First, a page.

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Selection and influence in cultural dynamics*


One of the fundamental principles driving diversity or homogeneity in domains such as cultural differentiation, political affiliation, and product adoption is the tension between two forces: influence (the tendency of people to become similar to others they interact with) and selection (the tendency to be affected most by the behavior of others who are already similar). Influence tends to promote homogeneity within a society, while selection frequently causes fragmentation. When both forces act simultaneously, it becomes an interesting question to analyze which societal outcomes should be expected.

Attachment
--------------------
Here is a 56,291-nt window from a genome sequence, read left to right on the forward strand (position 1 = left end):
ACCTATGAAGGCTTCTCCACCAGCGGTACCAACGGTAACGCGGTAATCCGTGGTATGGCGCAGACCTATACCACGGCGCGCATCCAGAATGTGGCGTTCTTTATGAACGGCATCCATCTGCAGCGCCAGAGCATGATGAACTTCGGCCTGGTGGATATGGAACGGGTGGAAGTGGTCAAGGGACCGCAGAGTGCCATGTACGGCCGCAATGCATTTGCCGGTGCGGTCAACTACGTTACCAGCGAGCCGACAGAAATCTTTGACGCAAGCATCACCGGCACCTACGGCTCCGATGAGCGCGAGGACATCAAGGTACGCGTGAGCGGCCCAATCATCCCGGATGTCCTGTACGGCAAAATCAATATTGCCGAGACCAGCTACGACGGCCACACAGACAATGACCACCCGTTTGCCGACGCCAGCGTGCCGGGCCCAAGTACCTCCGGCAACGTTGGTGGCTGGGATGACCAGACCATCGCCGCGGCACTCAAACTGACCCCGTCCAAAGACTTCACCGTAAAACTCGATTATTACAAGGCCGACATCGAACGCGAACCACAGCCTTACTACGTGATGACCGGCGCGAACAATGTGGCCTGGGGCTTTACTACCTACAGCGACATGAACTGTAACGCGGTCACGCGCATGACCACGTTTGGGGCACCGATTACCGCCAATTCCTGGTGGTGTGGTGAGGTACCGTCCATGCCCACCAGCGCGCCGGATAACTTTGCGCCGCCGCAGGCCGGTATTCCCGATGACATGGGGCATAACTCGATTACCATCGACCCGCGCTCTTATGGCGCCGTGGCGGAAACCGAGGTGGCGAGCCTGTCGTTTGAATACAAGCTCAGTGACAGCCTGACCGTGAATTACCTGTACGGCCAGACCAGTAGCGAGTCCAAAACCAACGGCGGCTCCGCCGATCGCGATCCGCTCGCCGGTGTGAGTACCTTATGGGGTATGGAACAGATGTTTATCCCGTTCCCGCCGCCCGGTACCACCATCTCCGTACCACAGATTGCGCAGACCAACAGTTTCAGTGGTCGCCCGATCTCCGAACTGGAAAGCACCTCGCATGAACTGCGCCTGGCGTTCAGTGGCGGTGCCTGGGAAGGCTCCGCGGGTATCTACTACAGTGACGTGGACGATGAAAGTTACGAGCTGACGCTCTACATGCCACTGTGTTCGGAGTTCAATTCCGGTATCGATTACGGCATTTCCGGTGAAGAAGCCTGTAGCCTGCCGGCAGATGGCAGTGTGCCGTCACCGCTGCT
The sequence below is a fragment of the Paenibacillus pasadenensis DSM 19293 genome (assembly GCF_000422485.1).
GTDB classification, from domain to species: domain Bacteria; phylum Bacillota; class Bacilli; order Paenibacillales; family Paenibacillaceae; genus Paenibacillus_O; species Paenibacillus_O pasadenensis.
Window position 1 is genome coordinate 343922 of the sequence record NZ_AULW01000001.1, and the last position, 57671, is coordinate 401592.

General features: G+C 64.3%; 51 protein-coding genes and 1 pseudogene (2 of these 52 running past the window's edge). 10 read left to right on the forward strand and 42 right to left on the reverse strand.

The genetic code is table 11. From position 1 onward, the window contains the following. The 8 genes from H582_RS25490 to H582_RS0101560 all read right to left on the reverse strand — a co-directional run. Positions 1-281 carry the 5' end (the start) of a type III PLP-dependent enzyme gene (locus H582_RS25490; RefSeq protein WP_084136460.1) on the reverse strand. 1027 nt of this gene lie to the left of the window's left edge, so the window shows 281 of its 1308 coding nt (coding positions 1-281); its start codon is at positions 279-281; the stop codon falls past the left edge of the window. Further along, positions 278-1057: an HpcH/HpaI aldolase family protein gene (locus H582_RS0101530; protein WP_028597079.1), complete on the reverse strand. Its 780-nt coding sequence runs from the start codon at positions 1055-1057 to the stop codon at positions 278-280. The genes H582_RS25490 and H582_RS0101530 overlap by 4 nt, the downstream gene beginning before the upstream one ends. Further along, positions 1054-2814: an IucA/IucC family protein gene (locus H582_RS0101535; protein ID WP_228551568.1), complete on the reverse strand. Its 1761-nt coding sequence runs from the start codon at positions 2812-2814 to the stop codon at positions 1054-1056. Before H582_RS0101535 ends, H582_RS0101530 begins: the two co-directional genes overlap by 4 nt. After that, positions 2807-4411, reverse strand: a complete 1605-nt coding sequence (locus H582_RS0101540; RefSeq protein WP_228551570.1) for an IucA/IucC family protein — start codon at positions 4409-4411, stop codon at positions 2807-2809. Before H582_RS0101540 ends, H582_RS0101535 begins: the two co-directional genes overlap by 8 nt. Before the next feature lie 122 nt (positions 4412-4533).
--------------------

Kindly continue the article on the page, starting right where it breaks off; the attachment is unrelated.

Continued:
To study this issue more formally, we analyze a natural stylized model built upon active lines of work in political opinion formation, cultural diversity, and language evolution. We assume that the population is partitioned into “types” according to some traits (such as language spoken or political affiliation). While all types of people interact with one another, only people with sufficiently similar types can possibly influence one another. The “similarity” is captured by a graph on types in which individuals of the same or adjacent types can influence one another. We achieve an essentially complete characterization of (stable) equilibrium outcomes and prove convergence from all starting states. We also consider generalizations of this model.

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A one-page abstract of this work has appeared in ACM Conf. on Electronic Commerce, 2013.

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Network Science
  • ISSN: 2050-1242
  • EISSN: 2050-1250
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